Sometimes I have arguments with my hair

What does “transition” really mean anyway?  According to Merriam-Webster, it’s “a passage from one state, stage, subject, or place to another” or “a movement, development, or evolution from one form, stage, or style to another.”

Well I’ve got a bone to pick with this Merriam-Webster duo.  While I appreciate the well-worded definition they have offered, these guys give no mention of how long said “transition” will take.  Is there a general rule of thumb that I could follow to calculate the length of a “transition”?  All I really need is a guesstimate – a ballpark figure – a spit-balled conjecture – something.

Is THIS where I’m headed?

So far, it’s been six days since I started using homemade shampoo and conditioner, and my hair seems to be caught in a permanent transition, and I’m just dying to know when I can expect a reprieve.  Since I’ve been using baking soda and vinegar/lemon as shampoo and conditioner, my hair has lashed out a bit.  While it isn’t oily (although today it did seem to dirty faster than normal), I have noticed a change in texture.  

Perhaps I’m just too anxious.  After all, I’ve heard that switching from conventional hair products to natural ones can result in a “transition period” of two weeks or more!  Heaven help me if this awkward phase lasts another week, because then I’ll have to cut my hair short out of retaliation, making me the least legit hippie you’ve ever seen (aside from that dude in the tie-dyed shirt and Lennon glasses last Halloween…there’s one in every crowd, I suppose).

I’m trying to stick it out and not make any changes until this transition period passes.  At the moment, just using non-foaming shampoo is taking enough of my energy (and not just figuratively – you have to scrub much harder when you don’t have chemicals to back you up!).

On the plus side, my hair has more body, more curl and is more manageable in its current condition.  Also, I’m not wasting money!  As a matter of fact, my homemade recipe adds up to almost exactly what I was spending on my store-bought products.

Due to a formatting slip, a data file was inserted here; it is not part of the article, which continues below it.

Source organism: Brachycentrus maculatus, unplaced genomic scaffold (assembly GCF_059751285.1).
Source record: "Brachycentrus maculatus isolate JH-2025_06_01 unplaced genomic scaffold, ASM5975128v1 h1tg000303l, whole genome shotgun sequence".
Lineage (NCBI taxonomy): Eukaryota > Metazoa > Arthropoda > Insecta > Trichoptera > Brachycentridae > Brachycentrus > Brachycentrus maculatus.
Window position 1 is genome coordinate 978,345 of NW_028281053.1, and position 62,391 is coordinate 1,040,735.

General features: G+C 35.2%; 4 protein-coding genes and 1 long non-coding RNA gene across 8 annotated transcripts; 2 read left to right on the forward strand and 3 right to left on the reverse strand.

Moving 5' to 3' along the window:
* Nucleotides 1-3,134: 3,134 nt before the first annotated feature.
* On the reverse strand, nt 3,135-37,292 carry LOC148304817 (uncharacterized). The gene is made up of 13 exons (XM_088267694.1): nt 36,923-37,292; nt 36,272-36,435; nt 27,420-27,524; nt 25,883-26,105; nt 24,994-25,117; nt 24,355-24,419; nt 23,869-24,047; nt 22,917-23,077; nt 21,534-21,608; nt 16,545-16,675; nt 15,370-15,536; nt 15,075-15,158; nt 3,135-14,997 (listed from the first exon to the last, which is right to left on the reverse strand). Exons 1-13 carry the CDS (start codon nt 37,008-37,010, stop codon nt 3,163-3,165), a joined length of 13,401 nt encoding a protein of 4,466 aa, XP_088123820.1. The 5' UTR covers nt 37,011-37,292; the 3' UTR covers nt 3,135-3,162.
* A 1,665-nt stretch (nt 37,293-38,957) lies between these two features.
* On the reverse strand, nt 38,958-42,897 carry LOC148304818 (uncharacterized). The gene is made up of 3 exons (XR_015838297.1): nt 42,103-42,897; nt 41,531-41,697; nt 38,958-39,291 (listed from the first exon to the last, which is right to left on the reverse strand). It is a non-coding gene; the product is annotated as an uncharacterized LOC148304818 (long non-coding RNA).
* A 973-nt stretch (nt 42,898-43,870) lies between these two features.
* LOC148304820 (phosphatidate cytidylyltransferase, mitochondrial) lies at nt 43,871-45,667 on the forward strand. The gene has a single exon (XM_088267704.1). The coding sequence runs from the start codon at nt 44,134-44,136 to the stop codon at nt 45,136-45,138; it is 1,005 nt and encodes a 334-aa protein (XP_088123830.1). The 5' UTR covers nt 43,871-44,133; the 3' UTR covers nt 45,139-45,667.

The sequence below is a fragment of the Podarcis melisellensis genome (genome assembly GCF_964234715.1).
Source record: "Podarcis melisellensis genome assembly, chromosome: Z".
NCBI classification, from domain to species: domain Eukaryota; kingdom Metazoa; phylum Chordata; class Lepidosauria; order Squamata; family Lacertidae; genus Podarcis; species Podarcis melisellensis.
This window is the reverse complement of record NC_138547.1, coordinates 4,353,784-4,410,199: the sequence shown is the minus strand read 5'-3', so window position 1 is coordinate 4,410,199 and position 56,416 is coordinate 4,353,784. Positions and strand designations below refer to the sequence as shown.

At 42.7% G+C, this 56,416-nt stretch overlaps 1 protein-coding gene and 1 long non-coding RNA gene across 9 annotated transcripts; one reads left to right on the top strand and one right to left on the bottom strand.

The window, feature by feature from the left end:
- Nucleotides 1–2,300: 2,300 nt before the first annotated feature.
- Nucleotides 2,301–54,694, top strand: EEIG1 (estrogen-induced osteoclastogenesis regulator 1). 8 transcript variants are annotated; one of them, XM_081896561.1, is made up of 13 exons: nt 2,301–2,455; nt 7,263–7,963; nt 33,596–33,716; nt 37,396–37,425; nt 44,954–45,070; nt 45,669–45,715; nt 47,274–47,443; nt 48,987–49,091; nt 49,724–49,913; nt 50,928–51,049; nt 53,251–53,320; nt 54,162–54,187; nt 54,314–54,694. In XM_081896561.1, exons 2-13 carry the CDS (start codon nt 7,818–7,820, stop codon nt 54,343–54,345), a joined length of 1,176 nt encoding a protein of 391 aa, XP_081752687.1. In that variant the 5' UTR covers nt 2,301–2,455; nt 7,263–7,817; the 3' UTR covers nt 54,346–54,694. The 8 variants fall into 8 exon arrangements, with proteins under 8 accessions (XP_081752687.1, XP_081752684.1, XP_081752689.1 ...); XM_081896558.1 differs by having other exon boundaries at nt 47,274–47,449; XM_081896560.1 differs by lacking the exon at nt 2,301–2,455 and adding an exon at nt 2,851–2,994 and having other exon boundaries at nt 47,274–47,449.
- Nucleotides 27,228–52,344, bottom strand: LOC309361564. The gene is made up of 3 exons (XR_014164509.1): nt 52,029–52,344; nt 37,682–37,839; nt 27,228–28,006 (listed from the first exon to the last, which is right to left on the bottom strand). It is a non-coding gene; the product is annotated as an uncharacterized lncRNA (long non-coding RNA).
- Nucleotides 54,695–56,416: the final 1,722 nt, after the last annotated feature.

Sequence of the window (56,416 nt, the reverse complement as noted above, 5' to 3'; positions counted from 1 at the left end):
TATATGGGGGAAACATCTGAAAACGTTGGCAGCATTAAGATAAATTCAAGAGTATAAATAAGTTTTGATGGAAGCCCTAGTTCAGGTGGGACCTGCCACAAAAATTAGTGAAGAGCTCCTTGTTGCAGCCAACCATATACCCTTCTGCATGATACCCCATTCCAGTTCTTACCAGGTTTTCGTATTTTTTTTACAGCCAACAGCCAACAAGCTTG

My TRESemmé shampoo and conditioner costs me a total of $6.48 for two 32-oz. bottles of product, and my homemade brew adds up to about $17.39 for 156oz. of product.  I must admit that I was surprised by this one – I thought my home remedy was going to end up costing me an arm and a leg.  However, keep in mind that a lot of the more expensive ingredients – like natural oils and extracts – are used quite sparingly.

I should note that I did not include Coconut Oil ($8.49 for 15oz.) in the budget for my homemade remedy.  I originally added the Coconut Oil to my conditioner recipe before I came up with the perfume cycle.  However, if I were going to make this again, I would cut all fragrances out of the conditioner – leaving just vinegar and lemon juice – and rely on my perfume cycle to add scent.  In this first batch, I did not use Coconut Oil in the perfume, so I’m not including it in my budget.

Here’s the breakdown:

Talk about texture

Store-bought:

TRESemmé Shampoo (32oz.): $3.48

TRESemmé Conditioner (32oz.): $3.49

TOTAL (64oz.): $6.96 = $0.11/oz

Homemade:

Shampoo – 
Baking Soda (16oz): $0.54

Conditioner –
Apple Cider Vinegar (128oz.): $3.49
Lemons (9oz.): $1.99

Perfume –
Vanilla Extract (1oz.): $2.99
Orange Extract (1oz.): $4.19
Peppermint Extract (1oz.): $4.19

TOTAL (156oz.): $17.39 = $0.11/oz

So how long does a “transition” last again?
I guess we’ll find out.

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4 thoughts on “Sometimes I have arguments with my hair

  1. I hope that your transition period ends soon! I hear what you are saying… when I shampoo – I need some foaming action. Another idea for the texture…maybe try some type of extra intensive moisture treatment each week (seems to me I remember reading about eggs, mayo, hot oil, even beer being good for your hair – certainy not all at the same time)??
    One question I have…. I know you are keeping track of the monetary outlay vs store bought but what about the time expenditure of it all (each product) – the mixing and the application time?

  2. I started shampooing with baking soda after reading The Curly Girl book by Lorraine Massey. I got the book to learn how to take care of my daughter’s head full of curls (I was torturing them). When I saw how great it worked on her hair, I had to try it too. Stick with it, give it time – it will work. Also I think you have to get used to your hair having a different texture than it had before from store bought shampoo and conditioner. Good luck!

    • Thanks for the tips! I definitely want to keep it up, because I’ve heard that it could take a little while for hair to adjust, and I’m hoping that’s what’s going on right now (not that it’s not working). So I’m going to keep up the dry shampoo and just roll with it for a few more weeks – it’s definitely getting better, so that’s a good sign! Thanks for reading!

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